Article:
The amyloid protein conformation, a structure that propagates as insoluble fibrils of aggregated β-strand-containing peptides, is a common feature of many neurodegenerative diseases. In Alzheimer, Parkinson, and Huntington diseases, as well as in prion diseases, toxic amyloids or their precursors are blamed for all manner of neuropathology. In fact, most researchers have never met a nonpathogenic amyloid in higher animals and tend to view the protein fold as a bad seed, a carryover from evolution with no physiologically redeeming features.
That view may have to change, now that Jeffery Kelly and colleagues at the Scripps Research Institute in San Diego have discovered an abundant amyloid protein structure that functions in normal pigment production in mammalian cells. In the 29 November PloS online, the researchers report that amyloid fibers of the Pmel17 protein pack melanosomes, organelles that produce the protective pigment melanin. The amyloid provides a scaffold for the polymerization of tyrosine derivatives into melanin, accelerating the process and possibly protecting cells from the toxic effects of reactive melanin precursors. These results show for the first time a nonpathological role of amyloid, and suggest that this much-maligned conformation may, in fact, be an evolutionarily conserved motif with a number of physiological functions.
Melanin, the stuff of suntans and the body’s main defense against ionizing radiation, is produced inside membrane-bound melanosomes that are then transferred intact to neighboring cells. Melanosome maturation requires Pmel17, a transmembrane glycoprotein that is processed in melanosomes to release fragments (Mα), which then self-assemble into fibers. Present in many organisms, from fungi and insects to humans, Pmel17 is known to be essential for pigmentation in mice, chicken, and zebrafish.
Douglas Fowler and Atanas Koulov, co-first authors on the paper, used dye binding and biophysical techniques to show that Pmel17 fibers in melanosomes adopt an amyloid structure. In purified melanosomes from cow retina, Mα fibers bound both thioflavin S and Congo red, two amyloidophilic dyes. The fibers were detergent-resistant, but could be destroyed by boiling in 10 percent SDS, characteristic of a stable amyloid structure.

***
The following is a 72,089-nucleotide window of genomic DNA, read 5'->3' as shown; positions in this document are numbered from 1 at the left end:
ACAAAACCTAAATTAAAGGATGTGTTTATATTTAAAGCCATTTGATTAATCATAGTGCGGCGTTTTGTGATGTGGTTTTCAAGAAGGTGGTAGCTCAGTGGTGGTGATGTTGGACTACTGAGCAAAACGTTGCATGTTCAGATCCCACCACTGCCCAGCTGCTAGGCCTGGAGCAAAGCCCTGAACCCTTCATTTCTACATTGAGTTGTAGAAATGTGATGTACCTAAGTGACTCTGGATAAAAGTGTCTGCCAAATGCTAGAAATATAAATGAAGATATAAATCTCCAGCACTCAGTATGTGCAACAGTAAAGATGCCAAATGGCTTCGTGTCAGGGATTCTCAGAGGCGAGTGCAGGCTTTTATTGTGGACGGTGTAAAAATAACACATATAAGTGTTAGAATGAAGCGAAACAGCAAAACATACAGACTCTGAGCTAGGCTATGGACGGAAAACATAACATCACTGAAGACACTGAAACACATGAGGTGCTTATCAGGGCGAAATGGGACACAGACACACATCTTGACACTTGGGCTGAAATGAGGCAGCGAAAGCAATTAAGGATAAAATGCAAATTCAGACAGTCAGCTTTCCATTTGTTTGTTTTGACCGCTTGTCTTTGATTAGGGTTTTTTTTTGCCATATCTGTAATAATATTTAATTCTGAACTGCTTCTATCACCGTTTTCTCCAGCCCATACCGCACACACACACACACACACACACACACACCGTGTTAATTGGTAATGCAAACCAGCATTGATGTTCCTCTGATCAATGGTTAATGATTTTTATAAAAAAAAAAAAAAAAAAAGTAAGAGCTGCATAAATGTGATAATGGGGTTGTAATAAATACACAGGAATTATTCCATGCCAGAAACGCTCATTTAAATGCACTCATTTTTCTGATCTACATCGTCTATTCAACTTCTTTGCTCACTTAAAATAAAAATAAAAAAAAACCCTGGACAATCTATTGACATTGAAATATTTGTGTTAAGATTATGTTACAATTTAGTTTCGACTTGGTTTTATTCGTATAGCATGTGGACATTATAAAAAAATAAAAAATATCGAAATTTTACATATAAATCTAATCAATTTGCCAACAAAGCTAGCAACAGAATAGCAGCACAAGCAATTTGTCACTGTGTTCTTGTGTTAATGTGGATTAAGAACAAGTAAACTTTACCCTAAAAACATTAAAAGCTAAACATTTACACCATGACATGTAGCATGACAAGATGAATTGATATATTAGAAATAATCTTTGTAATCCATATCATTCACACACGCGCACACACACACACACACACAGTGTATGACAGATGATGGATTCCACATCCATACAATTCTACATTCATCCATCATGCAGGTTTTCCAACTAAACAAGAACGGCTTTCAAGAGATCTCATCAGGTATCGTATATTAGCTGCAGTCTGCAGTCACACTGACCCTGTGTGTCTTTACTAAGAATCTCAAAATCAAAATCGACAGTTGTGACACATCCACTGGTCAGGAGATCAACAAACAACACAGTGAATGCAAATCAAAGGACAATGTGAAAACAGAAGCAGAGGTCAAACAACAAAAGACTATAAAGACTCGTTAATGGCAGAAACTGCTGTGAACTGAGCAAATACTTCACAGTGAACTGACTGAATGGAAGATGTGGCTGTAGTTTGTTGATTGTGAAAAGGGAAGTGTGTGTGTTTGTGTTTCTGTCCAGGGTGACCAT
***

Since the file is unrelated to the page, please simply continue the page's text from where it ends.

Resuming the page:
When the researchers expressed and purified recombinant Mα in bacteria, they found that the fragment spontaneously self-assembled into amyloid in vitro. The fibrillization was fast, at least four orders of magnitude faster than observed with the Alzheimer Aβ peptide or synuclein. Biophysical measurements, including electron microscopy, x-ray diffraction, and circular dichroism measurements were all consistent with the presence of the amyloid cross-β structure.
The function of the Pmel17 amyloid was revealed by experiments that simulated melanin production in vitro. Melanin is formed by polymerization of highly reactive tyrosine derivates, and the presence of Mα fibers sped up this polymerization. Interestingly, the structure of the melanin precursor indole-5,6-quinone (DHQ) resembles the core structure of thioflavin T, which might explain its avid binding to the Pmel17 amyloid. Also, Aβ and synuclein amyloids could also accelerate melanin production in vivo, suggesting that the presence of the cross-β sheet structure was the salient feature that enhanced polymerization.
Since amyloid formation is a highly toxic process for cells, why don’t melanocytes suffer consequences from harboring such a nasty player? The authors speculate that the secret lies in the way that functional amyloid formation occurs under optimized, controlled circumstances. The trafficking Pmel17 restricts its cleavage to melanosomes, thus sequestering the amyloidogenic Mα peptide inside a membrane-limited organelle. Also, the rapid kinetics of amyloid formation may serve to protect cells from damage by amyloid precursors. Compared to Pmel17’s tidy process, the extracellular formation of amyloid in neurodegenerative diseases seems downright disorderly, and more studies of this contrast may lead to new insights into pathogenic amyloid formation. Right off, the discovery of physiological amyloid in mammalian cells raises some new questions about possible pitfalls to using nonselective inhibitors of amyloid formation to treat such diseases.
The authors believe that Pmel17 is just the tip of a functional amyloid iceberg. They propose using the name “amyloidin” for nontoxic, useful amyloid, with the expectation that many more examples of this type of structure will be forthcoming.—Pat McCaffrey
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- Fowler DM, Koulov AV, Alory-Jost C, Marks MS, Balch WE, Kelly JW. Functional amyloid formation within mammalian tissue. PLoS Biol. 2006 Jan;4(1):e6. PubMed.